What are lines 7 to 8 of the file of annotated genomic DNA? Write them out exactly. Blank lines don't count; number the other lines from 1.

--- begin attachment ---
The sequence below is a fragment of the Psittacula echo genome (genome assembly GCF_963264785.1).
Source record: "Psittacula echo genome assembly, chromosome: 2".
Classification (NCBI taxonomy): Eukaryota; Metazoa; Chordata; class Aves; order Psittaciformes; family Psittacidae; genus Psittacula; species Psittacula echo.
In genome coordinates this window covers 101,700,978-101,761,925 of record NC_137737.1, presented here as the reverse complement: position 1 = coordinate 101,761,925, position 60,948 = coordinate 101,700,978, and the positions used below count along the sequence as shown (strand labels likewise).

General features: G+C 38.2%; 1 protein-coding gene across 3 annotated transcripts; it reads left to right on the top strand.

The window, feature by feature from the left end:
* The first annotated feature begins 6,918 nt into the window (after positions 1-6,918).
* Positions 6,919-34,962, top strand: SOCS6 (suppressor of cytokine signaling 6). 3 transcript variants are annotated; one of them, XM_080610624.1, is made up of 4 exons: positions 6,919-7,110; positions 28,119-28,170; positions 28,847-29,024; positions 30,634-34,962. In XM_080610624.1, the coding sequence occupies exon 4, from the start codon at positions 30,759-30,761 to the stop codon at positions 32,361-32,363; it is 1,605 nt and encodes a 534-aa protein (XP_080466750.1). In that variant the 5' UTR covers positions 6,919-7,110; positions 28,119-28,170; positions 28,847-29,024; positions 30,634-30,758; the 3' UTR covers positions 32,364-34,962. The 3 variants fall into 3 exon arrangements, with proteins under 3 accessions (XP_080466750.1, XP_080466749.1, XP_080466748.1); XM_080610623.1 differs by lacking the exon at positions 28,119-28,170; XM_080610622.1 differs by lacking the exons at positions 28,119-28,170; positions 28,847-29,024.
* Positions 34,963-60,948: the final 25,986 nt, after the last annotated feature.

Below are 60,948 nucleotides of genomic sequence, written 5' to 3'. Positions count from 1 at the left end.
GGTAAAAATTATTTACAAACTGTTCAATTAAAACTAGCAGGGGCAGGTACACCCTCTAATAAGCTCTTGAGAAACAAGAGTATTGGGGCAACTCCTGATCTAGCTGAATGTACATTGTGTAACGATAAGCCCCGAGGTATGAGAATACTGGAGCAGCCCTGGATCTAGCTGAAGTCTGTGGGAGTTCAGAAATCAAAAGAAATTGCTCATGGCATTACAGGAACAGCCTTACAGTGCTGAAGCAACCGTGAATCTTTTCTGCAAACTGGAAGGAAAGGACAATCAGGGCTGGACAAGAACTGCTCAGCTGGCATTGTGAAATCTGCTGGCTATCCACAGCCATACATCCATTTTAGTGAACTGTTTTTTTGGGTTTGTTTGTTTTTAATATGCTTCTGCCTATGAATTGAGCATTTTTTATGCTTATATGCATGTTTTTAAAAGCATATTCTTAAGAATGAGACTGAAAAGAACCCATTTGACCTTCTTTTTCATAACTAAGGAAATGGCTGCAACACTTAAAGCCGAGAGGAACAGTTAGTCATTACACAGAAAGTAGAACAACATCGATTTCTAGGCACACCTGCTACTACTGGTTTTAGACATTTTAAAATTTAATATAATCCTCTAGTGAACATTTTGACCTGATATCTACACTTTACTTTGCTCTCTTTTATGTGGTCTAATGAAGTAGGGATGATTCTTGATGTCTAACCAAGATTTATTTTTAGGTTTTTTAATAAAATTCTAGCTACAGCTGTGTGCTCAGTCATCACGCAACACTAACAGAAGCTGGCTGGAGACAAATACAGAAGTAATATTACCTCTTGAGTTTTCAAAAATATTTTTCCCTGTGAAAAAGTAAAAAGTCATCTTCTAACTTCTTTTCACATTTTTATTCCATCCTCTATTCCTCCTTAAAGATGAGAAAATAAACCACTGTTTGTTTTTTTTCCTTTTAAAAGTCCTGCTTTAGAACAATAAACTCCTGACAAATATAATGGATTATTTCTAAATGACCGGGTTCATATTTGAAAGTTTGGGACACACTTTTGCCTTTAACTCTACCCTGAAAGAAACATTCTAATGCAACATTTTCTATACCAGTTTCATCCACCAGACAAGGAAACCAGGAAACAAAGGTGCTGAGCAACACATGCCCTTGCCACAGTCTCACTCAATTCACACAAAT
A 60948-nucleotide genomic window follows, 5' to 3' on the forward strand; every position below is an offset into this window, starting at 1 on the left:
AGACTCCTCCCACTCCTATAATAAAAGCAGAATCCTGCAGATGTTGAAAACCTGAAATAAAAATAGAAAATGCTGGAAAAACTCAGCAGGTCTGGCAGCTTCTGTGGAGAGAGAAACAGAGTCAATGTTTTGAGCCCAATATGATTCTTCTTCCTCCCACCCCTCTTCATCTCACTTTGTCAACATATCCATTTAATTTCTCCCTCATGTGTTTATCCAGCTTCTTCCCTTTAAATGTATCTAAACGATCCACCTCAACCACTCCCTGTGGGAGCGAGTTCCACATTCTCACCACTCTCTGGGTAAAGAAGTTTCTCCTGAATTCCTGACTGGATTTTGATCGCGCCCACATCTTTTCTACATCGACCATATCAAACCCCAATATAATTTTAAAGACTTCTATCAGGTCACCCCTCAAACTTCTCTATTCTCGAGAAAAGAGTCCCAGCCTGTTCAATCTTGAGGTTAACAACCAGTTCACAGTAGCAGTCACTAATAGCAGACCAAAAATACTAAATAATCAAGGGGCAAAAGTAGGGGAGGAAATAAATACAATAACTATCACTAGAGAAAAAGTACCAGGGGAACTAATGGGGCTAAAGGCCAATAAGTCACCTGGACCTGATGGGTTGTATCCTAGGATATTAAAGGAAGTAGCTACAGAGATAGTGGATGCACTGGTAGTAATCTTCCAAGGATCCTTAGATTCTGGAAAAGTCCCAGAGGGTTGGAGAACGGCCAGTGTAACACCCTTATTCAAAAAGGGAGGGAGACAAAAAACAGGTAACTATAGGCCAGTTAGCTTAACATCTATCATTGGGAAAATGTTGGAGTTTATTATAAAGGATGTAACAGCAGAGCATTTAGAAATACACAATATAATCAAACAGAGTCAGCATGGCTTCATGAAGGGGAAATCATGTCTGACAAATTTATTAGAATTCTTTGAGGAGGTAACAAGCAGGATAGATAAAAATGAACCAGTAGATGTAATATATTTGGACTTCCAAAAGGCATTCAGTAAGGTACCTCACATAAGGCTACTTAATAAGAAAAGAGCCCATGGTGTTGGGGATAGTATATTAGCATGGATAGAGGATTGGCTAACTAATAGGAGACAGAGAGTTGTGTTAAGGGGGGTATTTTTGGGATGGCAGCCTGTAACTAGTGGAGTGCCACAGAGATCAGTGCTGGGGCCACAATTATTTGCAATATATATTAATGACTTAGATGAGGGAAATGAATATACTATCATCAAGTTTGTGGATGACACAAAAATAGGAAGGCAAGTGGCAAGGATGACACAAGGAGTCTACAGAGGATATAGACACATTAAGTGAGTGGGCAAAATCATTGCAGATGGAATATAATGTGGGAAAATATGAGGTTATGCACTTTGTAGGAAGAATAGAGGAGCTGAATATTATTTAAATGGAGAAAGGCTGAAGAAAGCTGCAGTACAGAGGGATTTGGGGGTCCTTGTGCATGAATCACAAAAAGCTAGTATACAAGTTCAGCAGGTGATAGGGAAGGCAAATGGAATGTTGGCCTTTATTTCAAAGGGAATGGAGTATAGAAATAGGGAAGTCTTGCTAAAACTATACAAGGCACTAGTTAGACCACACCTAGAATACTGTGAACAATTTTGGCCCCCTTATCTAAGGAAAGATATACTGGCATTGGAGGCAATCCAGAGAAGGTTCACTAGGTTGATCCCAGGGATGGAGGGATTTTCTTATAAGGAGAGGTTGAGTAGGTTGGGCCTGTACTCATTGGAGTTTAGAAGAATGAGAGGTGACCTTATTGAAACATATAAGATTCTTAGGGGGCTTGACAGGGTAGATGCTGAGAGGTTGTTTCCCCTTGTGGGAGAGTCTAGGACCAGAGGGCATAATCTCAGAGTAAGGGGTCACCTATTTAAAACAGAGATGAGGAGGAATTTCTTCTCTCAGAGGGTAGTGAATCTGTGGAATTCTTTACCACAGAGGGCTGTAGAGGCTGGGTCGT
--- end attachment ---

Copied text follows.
* The first annotated feature begins 6,918 nt into the window (after positions 1-6,918).
* Positions 6,919-34,962, top strand: SOCS6 (suppressor of cytokine signaling 6). 3 transcript variants are annotated; one of them, XM_080610624.1, is made up of 4 exons: positions 6,919-7,110; positions 28,119-28,170; positions 28,847-29,024; positions 30,634-34,962. In XM_080610624.1, the coding sequence occupies exon 4, from the start codon at positions 30,759-30,761 to the stop codon at positions 32,361-32,363; it is 1,605 nt and encodes a 534-aa protein (XP_080466750.1). In that variant the 5' UTR covers positions 6,919-7,110; positions 28,119-28,170; positions 28,847-29,024; positions 30,634-30,758; the 3' UTR covers positions 32,364-34,962. The 3 variants fall into 3 exon arrangements, with proteins under 3 accessions (XP_080466750.1, XP_080466749.1, XP_080466748.1); XM_080610623.1 differs by lacking the exon at positions 28,119-28,170; XM_080610622.1 differs by lacking the exons at positions 28,119-28,170; positions 28,847-29,024.